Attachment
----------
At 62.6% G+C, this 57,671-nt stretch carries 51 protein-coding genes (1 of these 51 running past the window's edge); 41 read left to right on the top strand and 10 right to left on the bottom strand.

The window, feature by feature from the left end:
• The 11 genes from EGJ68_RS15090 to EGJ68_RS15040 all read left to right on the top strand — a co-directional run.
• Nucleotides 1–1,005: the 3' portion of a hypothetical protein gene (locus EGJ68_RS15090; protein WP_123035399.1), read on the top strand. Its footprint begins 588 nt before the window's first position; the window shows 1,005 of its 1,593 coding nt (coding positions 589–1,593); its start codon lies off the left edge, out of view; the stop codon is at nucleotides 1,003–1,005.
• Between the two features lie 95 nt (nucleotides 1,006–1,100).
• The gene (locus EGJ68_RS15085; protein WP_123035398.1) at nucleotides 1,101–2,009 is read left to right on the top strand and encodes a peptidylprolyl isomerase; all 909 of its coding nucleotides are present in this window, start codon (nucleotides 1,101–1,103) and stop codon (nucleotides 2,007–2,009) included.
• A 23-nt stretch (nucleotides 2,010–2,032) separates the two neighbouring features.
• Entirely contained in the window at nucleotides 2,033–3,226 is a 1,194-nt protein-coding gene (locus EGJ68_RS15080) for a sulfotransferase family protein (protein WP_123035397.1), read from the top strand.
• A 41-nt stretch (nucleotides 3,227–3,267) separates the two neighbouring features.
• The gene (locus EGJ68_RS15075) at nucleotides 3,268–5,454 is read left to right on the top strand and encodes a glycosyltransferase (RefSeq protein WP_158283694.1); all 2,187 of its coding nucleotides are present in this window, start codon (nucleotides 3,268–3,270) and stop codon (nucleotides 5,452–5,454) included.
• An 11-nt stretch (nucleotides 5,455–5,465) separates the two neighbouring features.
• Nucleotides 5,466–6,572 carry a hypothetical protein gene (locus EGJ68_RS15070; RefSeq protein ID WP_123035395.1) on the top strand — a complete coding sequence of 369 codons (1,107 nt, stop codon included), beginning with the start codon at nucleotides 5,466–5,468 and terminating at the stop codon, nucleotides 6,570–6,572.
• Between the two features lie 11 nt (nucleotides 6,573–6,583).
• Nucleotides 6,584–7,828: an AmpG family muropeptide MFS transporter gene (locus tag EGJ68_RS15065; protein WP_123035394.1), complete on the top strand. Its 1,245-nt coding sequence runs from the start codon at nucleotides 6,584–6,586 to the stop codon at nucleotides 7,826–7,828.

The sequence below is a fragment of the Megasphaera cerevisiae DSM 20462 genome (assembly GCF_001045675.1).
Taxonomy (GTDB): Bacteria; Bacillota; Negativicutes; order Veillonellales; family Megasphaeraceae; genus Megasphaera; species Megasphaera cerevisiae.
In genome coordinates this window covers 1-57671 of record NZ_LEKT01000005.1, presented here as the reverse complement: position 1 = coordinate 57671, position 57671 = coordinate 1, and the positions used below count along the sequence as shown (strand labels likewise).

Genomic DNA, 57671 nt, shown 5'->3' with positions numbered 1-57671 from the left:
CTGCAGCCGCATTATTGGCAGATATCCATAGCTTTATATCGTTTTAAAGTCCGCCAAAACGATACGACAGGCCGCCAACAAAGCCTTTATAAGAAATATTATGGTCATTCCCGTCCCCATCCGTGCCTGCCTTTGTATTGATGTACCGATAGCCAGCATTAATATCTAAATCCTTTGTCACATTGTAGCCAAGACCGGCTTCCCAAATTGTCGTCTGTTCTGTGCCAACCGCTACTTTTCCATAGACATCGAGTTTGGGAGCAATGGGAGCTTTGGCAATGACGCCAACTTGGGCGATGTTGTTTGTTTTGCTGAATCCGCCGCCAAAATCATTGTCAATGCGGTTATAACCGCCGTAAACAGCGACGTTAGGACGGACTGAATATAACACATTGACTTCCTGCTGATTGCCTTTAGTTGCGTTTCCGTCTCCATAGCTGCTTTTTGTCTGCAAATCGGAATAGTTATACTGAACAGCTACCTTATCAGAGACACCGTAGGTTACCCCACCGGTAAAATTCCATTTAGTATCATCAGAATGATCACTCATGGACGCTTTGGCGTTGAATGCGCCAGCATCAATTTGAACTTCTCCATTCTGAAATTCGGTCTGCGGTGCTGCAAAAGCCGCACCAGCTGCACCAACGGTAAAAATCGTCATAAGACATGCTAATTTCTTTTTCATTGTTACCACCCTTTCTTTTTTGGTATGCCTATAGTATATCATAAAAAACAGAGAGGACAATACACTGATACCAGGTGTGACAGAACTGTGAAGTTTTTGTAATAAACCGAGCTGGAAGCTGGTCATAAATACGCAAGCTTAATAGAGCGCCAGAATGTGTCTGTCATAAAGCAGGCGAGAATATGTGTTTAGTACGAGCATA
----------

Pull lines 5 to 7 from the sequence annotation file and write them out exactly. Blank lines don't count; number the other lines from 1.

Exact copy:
• Between the two features lie 95 nt (nucleotides 1,006–1,100).
• The gene (locus EGJ68_RS15085; protein WP_123035398.1) at nucleotides 1,101–2,009 is read left to right on the top strand and encodes a peptidylprolyl isomerase; all 909 of its coding nucleotides are present in this window, start codon (nucleotides 1,101–1,103) and stop codon (nucleotides 2,007–2,009) included.
• A 23-nt stretch (nucleotides 2,010–2,032) separates the two neighbouring features.